Distilling the LSUC’s decision in Groia: An old debate between passion and reason

 

Want a break from reading the Law Society of Upper Canada’s 88-page Appeal Decision in Groia?  

Consider it a replay of that old Hume v. Kant debate: To what extent can the passions inform ethical behaviour?  Or, to extrapolate Sontag’s famous 1963 NYRB book review contrasting Camus with Sartre, the Groia appeal panel confirms that trial lawyers ought to be good ‘spouses’ and not try to be good ‘lovers.’  The Ideal Husband stands as one of the great essays of the 20th Century, and proves that great thought can be a light read.

Malheureusement, l’arrêt Groia n’est pas encore disponible en français.  Même le grand débat entre Camus et Sartre, réduit à un contraste entre un époux et un amant par Susan Sontag, doit être capturé en anglais – mais The Ideal Husband est une bonne lecture même après 50 ans.

 

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Unbundling as a law practice business model for litigation

Despite the splash that ‘unbundling’ made as a model for legal service delivery, it has largely been the domain of family law and small claims litigation.  As a business model, unbundling presents considerable challenges for the law practice.  My recent paper, Drawing Clear Boundaries: Unbundling Litigation Without Letting It All Hang Out, provides some do’s and don’ts of making limited-scope retainers work in a litigation practice.

 

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Unpacking the legalities of the “Three Little Pigs”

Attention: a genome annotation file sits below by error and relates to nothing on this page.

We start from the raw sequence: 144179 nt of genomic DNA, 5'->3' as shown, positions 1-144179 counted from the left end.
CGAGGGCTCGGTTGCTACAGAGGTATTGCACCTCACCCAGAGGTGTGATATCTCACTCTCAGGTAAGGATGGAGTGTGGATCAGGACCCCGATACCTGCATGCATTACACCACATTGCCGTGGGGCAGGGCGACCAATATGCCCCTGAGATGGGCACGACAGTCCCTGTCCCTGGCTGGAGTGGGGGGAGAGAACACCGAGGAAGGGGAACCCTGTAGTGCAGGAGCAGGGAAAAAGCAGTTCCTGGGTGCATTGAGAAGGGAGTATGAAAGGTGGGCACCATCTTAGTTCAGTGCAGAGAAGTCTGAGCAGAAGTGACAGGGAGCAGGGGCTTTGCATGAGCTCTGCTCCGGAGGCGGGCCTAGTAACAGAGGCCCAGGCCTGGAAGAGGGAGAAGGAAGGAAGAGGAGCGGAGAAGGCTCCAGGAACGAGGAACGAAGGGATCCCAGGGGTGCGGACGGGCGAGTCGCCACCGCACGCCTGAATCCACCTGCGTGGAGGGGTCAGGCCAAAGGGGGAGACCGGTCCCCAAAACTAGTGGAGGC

Hidden behind The Guardian‘s provocative “Three Little Pigs” ad is a subtext on the role of public opinion on the judicial process.

(la version française suit)

It starts, of course, where the children’s story ended.  The Big Bad Wolf was boiled alive, but then the layers of the story unwrap into a fractured tale of a “just” crime, and perhaps more than one. Continue reading

Are lawyers sitting ducks for breach of privacy claims?

As a lawyer, you are also a spy.  The extent to which you may wish to look the part is up to you.

(version française)

As a law student in an intellectual property firm, I was often instructed to collect evidence out in the real world, not only to prosecute counterfeiters but also to help prove clients’ rights in administrative hearings.  Every day, commercial lawyers snoop on companies in merger deals, litigation lawyers perform credit and asset checks to advise clients before launching suits, and matrimonial lawyers chase after sources of alimony and child support.  Anyone with a PC can look at a website’s HTML code to see if a client’s adversary or trade competitor has used meta-data which may infringe various contractual or statutory rights.  Even mild-mannered research lawyers troll through records check up on parties’ litigation history, from the anonymity of their bank tower offices.

Are we all now also tortfeasors?  The buzz over the Ontario Court of Appeal’s recognition of a tort in invasion of privacy has made lawyers raise their eyebrows during these early days of 2012. Continue reading

Cross-Examining on a discovery transcript

The Format

You likely won’t have read it in your evidence textbook in law school.  It is almost an unwritten law, in that the format is available by asking seasoned trial lawyers or at educational seminars.  You’ll be surprised how often, during your career, trial lawyers will not know the proper way to cross-examine on a transcript.  The result is usually embarrassment and being instructed by the trial judge on how to do it.  Don’t be that counsel.

You have the transcript.  Hand a copy to the judge to follow along.  File a copy with the registrar, who will then give it to the witness.  Make sure it is a signed official copy, and not an electronic draft.

The format has different stylistic permutations, but usually follow the following outline: Continue reading